Maybe Dianelos’ point is this: We know that the ballerina is doing a pirouette as soon as we see her go up on the tips of her toes. With observing the internal processes of an animal’s brain, however, we have to first establish that the physical process we are seeing is also a conscious process. That is something that has to be inferred, and is not simply observed, like the pirouette. Again, though, the postulation of consciousness can be the best explanation of a set of observations. For pet owners, the inference is well nigh unavoidable. Perhaps the dog who brings his leash does not want to walk, or the cat who brings her toy does not want you to play with her. Maybe also it was a zombie Descartes who uttered “Sum res cogitans.” In principle and in practice, though, inferring the existence of conscious states is often reasonable, and sometimes compelling.
“…if explanations in terms of esthetic intuitions can be subsumed under physiological explanation then the former cannot be the *best* explanation. Significantly Keith claims that “ the fact that explanations in terms of A’s subsume explanations in terms of B’s does not mean that B’s do not exist or are not useful, indeed, indispensable, at certain levels of explanation.” I think this is a key point. I agree that the B’s can be useful in some contexts, and even indispensable sometimes as a practical matter. But I strongly disagree that the B’s can be said to exist in objective reality. In the case of gravitational phenomena the currently best explanation assumes the existence of curved spacetime and not of gravitational force fields. Nevertheless people find it useful to continue using Newtonian mechanics and gravitational force fields in many contexts (e.g. while engineering an airplane). But nobody who knows about general relativity believes that gravitational force fields exist in reality.”
There are two points to be made here: First, there is a pragmatic element in what counts as the “best” explanation; it depends in part on the sense of the “why” question we are asking. This was Socrates’ point when he noted that there are two different ways to explain why Socrates is sitting. We can explain it in terms of the pattern of tension and relaxation in Socrates’ muscles, or we can explain it in terms of Socrates’ intentions, e.g., that he is sitting in order to converse with Euthyphro. Which sort of explanation we judge “be
st” will depend upon the sense of our question about why Socrates is sitting. Likewise, if we are asking why an aesthetic judgment is made, we expect an answer in terms of an aesthetic principle, insight, intuition, etc., not in terms of neurophysiology, even if our aesthetic thinking, like all of our thinking, is wholly realized in physiological processes.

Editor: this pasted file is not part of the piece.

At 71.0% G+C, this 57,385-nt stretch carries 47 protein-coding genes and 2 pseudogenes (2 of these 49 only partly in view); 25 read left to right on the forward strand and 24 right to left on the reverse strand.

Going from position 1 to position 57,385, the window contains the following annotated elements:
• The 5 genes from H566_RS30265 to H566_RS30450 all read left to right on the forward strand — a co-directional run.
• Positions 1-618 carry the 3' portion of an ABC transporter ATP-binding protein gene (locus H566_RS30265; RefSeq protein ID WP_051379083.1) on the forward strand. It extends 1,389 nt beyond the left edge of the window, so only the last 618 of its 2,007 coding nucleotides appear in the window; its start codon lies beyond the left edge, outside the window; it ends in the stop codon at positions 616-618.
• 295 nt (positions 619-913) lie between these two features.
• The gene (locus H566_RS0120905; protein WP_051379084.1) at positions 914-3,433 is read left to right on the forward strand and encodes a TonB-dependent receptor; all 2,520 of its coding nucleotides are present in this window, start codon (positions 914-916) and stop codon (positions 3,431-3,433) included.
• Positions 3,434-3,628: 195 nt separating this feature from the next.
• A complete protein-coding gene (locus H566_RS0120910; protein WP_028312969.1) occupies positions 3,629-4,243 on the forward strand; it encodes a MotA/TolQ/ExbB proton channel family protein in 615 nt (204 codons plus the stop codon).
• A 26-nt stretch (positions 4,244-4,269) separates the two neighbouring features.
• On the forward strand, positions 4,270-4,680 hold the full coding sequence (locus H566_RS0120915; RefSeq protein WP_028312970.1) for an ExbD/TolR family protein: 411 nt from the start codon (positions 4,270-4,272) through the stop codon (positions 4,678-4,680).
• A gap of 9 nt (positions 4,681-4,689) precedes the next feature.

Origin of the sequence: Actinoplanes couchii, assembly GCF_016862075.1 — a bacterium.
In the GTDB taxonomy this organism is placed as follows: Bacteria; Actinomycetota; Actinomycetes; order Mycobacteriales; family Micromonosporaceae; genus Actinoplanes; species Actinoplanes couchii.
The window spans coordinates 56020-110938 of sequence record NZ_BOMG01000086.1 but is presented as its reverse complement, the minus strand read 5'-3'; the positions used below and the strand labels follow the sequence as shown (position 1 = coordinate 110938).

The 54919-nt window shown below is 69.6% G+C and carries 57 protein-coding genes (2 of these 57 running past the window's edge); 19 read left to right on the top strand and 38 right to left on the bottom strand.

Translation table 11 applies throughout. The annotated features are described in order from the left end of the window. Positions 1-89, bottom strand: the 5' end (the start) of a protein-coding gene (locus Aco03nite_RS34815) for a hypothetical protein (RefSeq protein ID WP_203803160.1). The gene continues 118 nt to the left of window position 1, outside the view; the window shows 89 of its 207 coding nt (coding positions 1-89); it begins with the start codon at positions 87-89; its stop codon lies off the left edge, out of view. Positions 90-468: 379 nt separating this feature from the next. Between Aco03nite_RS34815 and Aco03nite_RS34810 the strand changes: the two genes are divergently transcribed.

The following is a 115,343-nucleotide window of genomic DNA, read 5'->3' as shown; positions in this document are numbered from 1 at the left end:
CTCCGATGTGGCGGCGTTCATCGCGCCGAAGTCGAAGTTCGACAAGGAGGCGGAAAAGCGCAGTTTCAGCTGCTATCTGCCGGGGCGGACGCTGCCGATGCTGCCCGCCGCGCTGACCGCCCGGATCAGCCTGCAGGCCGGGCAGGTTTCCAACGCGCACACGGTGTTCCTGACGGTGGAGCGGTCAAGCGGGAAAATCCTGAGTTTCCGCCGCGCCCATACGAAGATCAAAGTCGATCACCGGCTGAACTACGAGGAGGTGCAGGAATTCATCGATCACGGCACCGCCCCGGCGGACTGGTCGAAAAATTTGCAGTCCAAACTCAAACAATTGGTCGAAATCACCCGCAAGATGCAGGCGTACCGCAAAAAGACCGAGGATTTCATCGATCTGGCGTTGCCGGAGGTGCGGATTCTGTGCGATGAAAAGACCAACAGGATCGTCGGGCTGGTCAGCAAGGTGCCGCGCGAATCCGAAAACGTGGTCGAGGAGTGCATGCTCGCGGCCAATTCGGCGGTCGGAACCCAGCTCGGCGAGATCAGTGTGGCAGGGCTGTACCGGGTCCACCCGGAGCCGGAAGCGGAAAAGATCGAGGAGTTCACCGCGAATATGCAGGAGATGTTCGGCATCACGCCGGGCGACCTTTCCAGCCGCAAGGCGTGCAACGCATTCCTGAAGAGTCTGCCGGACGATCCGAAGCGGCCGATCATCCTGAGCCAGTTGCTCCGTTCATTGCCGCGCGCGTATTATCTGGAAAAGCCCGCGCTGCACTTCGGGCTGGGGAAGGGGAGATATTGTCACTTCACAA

The second point is that it simply is not true that, in general, if explanations in terms of A’s subsume explanations in terms of B’s, the B’s no longer exist. If it were true, we would have to say, e.g., that carburetors do not exist (n.b., my knowledge of automobile engines stems from the pre-fuel injection era). We sometimes explain engine function and malfunction in terms of carburetors, though, surely, everything carburetors do can be subsumed under explanations in terms of physics. Maybe Dianelos would bite the bullet and say that, strictly speaking, carburetors do not exist, but I would have to see his argument (and it would have to be a very good argument). In the meantime, there seems to be no reason to deny that artistic creativity exists even if the thoughts of a Beethoven or a Picasso are physically realized as brain functions.
“Which brings me back to my pointing out that the fact that the physical universe appears to be causally closed does not imply that it is. If there is a qualitative/personal dimension to reality beyond the quantitative/physical one, then the question arises about the relationship between these two dimensions, a question that has bedeviled dualists for centuries. My argument is that it is entirely possible for the conscious dimension to cause events in the physical plane, while all events on the physical plane are nonetheless causally closed (i.e. can be explained without the need to assume the existence of the conscious dimension).”
Even if there is some conceivable way that the “conscious dimension” could cause events in the “physical plane” without disrupting the causal closure of the physical (and I just do not have time right now to enter into the complexities of this point), surely the following epistemic principle holds:
If it is apparent that p, then we should tentatively conclude that p, unless there are sufficient grounds for thinking that appearances are deceiving here.
If, as Dianelos seems to concede, physical causes apparently are sufficient for all physical effects, then, the thing to do is to conclude, tentatively, that physical causes are sufficient.